Panasonic opens its first electric-vehicle charging station in India
NEW DELHI, NNA - Japan’s Panasonic Corp. has set up its first electric-vehicle charging station in India, taking a small step in a slowly emerging e-mobility market led by the government.
Panasonic India Pvt. Ltd. said it opened its EV charging pilot facility in New Delhi on Monday. It is located at the head office of its partner, the local power distribution firm BSES Yamuna Power Ltd.
“We envision a growing need for electric vehicles in India,” Atul Arya, head of the Panasonic unit’s energy systems division, said in a statement issued on Monday. “This is a step towards our vision to create smart charging network where it’s as easy as fueling our vehicles today.”
The charging station is Panasonic’s first in India, he told NNA. The company said it was designed and developed in the country. It is equipped with 10 kilowatts power capable of charging up to three electric vehicles simultaneously, almost three times faster than conventional valve regulated lead acid batteries, Panasonic said.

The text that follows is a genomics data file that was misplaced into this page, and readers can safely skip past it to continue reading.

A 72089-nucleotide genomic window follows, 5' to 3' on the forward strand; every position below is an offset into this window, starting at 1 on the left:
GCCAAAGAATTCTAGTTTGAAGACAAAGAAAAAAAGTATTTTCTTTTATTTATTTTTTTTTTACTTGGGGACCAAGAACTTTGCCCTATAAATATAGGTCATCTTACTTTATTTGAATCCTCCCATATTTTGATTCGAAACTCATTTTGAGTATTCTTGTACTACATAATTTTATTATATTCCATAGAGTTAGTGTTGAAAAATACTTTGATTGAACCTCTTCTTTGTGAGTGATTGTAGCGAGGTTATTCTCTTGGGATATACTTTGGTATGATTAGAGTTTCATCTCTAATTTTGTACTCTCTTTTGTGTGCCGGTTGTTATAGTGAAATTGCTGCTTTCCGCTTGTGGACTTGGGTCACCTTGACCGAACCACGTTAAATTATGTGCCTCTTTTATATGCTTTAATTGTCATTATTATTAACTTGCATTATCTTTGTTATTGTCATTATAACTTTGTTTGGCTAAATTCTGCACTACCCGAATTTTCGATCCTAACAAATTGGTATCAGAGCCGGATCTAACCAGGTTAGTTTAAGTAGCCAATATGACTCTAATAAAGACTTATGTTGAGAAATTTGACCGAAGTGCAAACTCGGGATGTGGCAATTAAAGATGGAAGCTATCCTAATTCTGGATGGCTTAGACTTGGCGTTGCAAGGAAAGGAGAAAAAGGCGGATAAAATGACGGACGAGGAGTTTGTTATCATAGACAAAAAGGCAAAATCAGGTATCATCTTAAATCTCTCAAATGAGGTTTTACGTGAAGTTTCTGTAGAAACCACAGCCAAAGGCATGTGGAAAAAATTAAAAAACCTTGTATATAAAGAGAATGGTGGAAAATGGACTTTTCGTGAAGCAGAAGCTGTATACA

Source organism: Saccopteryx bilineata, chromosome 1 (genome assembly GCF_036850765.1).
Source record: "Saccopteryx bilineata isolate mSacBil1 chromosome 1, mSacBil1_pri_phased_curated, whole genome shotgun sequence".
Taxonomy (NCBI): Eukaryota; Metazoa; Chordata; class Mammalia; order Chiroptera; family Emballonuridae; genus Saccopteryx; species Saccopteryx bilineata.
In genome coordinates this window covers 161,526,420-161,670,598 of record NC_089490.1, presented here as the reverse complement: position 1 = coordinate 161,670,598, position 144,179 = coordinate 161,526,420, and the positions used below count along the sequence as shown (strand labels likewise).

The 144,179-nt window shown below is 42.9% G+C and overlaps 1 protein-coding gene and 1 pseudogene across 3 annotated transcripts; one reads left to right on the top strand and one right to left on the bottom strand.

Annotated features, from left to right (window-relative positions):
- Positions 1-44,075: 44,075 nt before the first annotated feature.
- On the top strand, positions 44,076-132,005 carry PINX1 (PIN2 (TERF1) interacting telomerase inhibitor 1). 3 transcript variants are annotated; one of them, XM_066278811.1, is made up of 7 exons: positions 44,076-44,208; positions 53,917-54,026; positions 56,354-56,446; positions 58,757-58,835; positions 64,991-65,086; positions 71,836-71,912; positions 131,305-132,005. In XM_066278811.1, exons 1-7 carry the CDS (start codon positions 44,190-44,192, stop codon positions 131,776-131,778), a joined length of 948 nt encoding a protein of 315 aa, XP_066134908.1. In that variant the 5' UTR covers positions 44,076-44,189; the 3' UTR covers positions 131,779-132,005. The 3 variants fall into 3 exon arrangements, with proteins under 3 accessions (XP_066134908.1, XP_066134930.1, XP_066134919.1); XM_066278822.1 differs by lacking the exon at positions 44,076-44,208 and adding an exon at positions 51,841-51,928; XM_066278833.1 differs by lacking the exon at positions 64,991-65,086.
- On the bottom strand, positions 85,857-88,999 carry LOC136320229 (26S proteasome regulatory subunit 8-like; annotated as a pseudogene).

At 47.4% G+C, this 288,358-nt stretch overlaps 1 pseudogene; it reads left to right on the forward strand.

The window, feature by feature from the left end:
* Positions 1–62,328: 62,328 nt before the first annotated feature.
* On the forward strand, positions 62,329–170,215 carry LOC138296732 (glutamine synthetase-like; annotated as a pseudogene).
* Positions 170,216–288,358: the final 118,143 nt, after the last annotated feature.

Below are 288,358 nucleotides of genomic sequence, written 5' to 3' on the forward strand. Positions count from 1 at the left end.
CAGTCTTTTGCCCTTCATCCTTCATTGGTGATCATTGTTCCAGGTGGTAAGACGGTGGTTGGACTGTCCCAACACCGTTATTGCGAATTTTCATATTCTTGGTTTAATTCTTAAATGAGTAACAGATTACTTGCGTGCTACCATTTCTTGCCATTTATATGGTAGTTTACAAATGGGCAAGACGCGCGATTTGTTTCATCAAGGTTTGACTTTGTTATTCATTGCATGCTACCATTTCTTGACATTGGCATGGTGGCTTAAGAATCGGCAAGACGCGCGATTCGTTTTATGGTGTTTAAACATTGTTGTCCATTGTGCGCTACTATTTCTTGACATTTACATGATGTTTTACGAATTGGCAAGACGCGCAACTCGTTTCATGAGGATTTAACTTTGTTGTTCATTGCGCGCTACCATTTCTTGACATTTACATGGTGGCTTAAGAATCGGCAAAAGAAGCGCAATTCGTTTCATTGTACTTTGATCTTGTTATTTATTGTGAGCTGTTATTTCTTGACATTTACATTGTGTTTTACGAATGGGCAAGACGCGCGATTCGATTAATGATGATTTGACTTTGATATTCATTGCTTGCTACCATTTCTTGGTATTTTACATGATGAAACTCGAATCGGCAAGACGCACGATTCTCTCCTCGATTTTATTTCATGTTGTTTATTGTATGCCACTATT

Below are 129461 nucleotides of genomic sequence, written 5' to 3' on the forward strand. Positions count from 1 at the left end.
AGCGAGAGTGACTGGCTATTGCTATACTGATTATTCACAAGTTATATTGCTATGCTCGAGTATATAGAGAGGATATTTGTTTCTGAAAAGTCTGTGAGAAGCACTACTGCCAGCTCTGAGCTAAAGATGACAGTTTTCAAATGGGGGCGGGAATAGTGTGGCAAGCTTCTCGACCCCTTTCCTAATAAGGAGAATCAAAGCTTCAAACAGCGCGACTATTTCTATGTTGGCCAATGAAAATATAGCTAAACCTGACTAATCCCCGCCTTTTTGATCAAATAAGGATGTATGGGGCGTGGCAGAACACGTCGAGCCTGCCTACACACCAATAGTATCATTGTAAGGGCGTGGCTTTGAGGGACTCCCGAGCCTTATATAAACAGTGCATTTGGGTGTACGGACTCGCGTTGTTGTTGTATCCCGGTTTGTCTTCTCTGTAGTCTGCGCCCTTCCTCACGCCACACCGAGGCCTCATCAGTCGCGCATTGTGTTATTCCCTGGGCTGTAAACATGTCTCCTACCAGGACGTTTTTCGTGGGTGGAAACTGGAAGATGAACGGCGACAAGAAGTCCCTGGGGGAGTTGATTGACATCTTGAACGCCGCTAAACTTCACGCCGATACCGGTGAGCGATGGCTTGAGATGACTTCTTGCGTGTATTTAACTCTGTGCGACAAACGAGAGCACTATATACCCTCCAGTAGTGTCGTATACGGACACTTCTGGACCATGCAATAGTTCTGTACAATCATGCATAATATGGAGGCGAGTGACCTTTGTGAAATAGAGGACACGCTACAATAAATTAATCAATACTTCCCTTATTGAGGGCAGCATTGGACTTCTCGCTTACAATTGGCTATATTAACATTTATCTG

Panasonic India has no comment on how it plans to build its network of charging facilities, Sitara Achreja, head of public relations, said on Tuesday.
There were only 220 to 250 operational charging stations in India in 2017, compared to 56,000 gas stations, a report by TFE Consulting GmbH showed.
Most of India’s EV charging stations have been installed by government-owned firms. The private sector has been slow to respond as there is hardly any demand at this point.
The government’s Energy Efficiency Services Ltd. under the Ministry of Power has installed 264 chargers at 33 locations across India, according to the Ministry of Heavy Industries & Public Enterprise.
India has set an ambitious goal to increase the proportion of electric vehicles from around 1 percent currently to 25 percent by 2030.
The government has set aside 100 billion rupees ($1.4 billion) to promote the domestic production and purchase of electric and hybrid vehicles, as well as building charging facilities.
There were over 7,000 electric four-wheelers and 150 heavy EVs such as buses running on Indian roads at the end of March 2018, data from the Society of Manufacturers of Electric Vehicles showed.